Next update: Thursday, June 4, unless an additional release is required. Brunswick County updates its COVID-19 case counts daily (including weekends) for residents and the media to view at


  • As of Tuesday, June 2, there are now 110 positive cases of COVID-19 among county residents (73 considered recovered, 32 isolating at 16 different homes, 2 isolating at a hospital, 3 deaths) and 11 cases among non-residents (6 considered recovered, 3 transferred monitoring to home county, 2 deaths).
  • In the past five days, Brunswick County Health Services has identified 27 more residents who tested positive for COVID-19; some of these cases are close contacts to positive cases who also received tests per NCDHHS testing guidance. All household contacts of individuals who receive a test must quarantine while awaiting the result.
  • Continue to monitor your health and watch for any of these COVID-19 symptoms: cough, shortness of breath/difficulty breathing, fever, chills, muscle pain, sore throat, and loss of taste or smell.
  • Testing is available in Brunswick County for both insured and uninsured Learn more about the NCDHHS’ recent guidance on who should be tested.
  • COVID-19 remains a highly contagious virus. Follow the three Ws when you visit any public area to prevent the spread of the virus and respect one another’s health: Wear a cloth face covering; Wait six feet apart to avoid close contact and maintain appropriate social distancing between yourself and others; Wash your hands often or use hand sanitizer.



BOLIVIA, N.C. – In the past five days, Brunswick County Health Services has identifed 27 more residents who have received positive test results for the novel coronavirus (COVID-19), bringing the County’s cases to 110 as of Tuesday, June 2. Of these positive resident cases, 73 are considered recovered, 32 are isolating at 16 different households, two are hospitalized and three are deaths associated to the virus.

The County reported on the third death of a resident associated to COVID-19 Monday, June 1. This is the fifth individual overall to have a death associated to the virus, as two non-residents who tested positive while visiting also passed away in April (both of these non-resident cases were unrelated to each other).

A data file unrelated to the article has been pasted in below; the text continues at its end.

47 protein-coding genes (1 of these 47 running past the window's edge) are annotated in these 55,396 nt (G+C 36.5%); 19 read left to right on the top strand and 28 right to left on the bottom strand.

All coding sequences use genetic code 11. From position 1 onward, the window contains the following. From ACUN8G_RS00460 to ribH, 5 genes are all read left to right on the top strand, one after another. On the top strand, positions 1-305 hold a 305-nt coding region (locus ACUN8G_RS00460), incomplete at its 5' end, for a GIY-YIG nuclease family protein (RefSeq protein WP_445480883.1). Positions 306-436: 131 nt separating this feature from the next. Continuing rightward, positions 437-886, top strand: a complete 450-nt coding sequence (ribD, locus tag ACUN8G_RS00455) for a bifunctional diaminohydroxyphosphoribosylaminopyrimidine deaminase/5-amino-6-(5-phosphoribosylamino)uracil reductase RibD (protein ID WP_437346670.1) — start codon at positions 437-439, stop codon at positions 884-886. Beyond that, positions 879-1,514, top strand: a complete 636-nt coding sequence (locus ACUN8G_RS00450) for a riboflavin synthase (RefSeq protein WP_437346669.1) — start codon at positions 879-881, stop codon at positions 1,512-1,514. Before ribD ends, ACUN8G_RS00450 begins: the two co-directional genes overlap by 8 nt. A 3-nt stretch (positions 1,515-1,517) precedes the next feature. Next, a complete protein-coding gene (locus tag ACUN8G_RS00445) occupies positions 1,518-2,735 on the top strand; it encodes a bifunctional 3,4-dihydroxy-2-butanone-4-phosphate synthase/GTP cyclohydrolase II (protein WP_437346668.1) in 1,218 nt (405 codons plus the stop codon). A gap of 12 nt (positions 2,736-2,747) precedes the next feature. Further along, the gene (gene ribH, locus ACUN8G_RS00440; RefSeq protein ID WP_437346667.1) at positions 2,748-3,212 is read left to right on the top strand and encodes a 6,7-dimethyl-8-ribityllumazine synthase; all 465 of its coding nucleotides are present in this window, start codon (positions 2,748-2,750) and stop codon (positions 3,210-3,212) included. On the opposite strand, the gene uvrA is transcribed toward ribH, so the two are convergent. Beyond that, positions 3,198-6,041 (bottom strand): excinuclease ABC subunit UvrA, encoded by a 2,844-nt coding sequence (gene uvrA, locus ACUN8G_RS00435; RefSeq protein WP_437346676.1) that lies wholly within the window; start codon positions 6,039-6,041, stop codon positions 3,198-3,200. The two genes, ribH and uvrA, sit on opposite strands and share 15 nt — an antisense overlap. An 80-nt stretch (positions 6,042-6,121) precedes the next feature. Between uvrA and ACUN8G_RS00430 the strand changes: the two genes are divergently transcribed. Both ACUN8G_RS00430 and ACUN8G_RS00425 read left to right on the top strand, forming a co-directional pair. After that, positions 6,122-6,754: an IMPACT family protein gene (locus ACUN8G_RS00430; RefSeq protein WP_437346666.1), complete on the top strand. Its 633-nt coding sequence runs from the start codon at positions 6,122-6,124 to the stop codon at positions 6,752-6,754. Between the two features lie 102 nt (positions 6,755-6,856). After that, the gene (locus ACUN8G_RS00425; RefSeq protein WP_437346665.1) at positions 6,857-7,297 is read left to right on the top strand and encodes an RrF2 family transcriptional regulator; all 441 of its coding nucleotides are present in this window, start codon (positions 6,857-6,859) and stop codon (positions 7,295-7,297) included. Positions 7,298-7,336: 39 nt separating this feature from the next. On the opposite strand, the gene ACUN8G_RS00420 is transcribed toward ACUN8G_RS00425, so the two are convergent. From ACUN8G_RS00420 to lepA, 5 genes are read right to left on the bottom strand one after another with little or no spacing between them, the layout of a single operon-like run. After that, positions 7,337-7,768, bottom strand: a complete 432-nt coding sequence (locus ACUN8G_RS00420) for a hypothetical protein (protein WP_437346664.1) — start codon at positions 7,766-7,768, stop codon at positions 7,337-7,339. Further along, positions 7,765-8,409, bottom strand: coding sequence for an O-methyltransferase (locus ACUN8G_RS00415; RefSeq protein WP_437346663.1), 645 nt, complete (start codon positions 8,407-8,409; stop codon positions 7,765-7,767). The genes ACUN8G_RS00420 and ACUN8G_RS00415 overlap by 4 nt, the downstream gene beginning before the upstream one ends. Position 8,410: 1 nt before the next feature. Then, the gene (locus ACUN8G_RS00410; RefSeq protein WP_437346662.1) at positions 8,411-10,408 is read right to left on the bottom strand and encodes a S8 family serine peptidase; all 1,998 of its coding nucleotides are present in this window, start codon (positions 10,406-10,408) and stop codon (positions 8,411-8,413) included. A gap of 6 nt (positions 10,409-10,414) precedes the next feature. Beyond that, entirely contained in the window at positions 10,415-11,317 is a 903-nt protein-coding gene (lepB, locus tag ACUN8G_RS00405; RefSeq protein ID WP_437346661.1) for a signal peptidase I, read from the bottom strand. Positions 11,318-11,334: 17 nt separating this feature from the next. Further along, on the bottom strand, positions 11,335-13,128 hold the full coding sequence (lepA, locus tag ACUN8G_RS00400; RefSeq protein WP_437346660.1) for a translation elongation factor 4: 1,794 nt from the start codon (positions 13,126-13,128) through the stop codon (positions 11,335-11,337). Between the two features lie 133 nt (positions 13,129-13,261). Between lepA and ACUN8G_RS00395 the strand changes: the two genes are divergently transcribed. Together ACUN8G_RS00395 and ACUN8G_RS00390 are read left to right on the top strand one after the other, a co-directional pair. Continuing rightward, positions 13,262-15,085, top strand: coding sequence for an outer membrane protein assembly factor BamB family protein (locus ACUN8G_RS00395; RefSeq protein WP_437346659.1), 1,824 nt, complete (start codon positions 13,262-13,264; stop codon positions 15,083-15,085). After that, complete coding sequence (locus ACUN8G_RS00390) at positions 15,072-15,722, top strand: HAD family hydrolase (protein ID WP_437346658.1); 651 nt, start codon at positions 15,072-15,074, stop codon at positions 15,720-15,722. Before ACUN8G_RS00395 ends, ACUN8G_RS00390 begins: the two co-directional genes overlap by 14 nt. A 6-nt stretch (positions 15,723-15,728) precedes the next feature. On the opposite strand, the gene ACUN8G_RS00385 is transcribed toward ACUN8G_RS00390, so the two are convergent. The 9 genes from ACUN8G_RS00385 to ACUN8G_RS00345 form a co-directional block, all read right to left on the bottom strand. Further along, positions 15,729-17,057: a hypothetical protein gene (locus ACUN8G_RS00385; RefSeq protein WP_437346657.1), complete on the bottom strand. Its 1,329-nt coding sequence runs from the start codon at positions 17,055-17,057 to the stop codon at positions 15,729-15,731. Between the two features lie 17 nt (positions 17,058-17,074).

Part of the increase in positive cases the past few days is contributed to the NC Department of Health and Human Services’ updated testing guidance that expands the eligible pool of individuals who should be tested, including close contacts to positive cases regardless of if they have COVID-19 symptoms.

“Some of the County’s latest positive cases are the result of household contacts being tested after an initial family member or housemate receives a positive case, but not all,” Health and Human Services Director David Stanley said. “However, the initial positive case in the home still somehow contracted the virus, which is why limiting your travel and following health guidance like wearing a cloth face covering and practicing social distancing is still crucial to protecting yourself and others.”

When an individual receives a COVID-19 test, they are required to return home immediately and all household contacts must also quarantine with them while awaiting the test result. Health Services checks in with isolating and quarantining individuals daily as part of the contact tracing process to monitor for symptoms and provide health guidance.

Health Services is continuing to monitor its daily case counts and test results it receives, however since late March the NC Department of Health and Human Services has not mandated that medical providers submit test results back to the County if they are negative. This can result in underreporting of test counts.

Several providers are still voluntarily providing reports to the County on a frequent, but not necessarily daily, basis—which can result in higher test report numbers some days and fewer on other days.

“We know a lot of people are watching our County’s testing results to see if there are trends in the numbers, but it’s important to remember that test reports vary in the time that they are processed and reported back to the County,” Stanley said. “We appreciate the information our medical providers are voluntarily sharing with us so we can have the best perspective possible as to COVID-19 testing in our county.”

For reference, of the 27 most recent cases, Health Services received the positive test reports on the following days:

  • Friday: 1
  • Saturday: 8
  • Sunday: 2
  • Monday: 2
  • Tuesday: 14

Brunswick County’s test report numbers are not considered a spike at this time. Additional case counts in the coming days will provide more information on trends concerning COVID-19 in the county.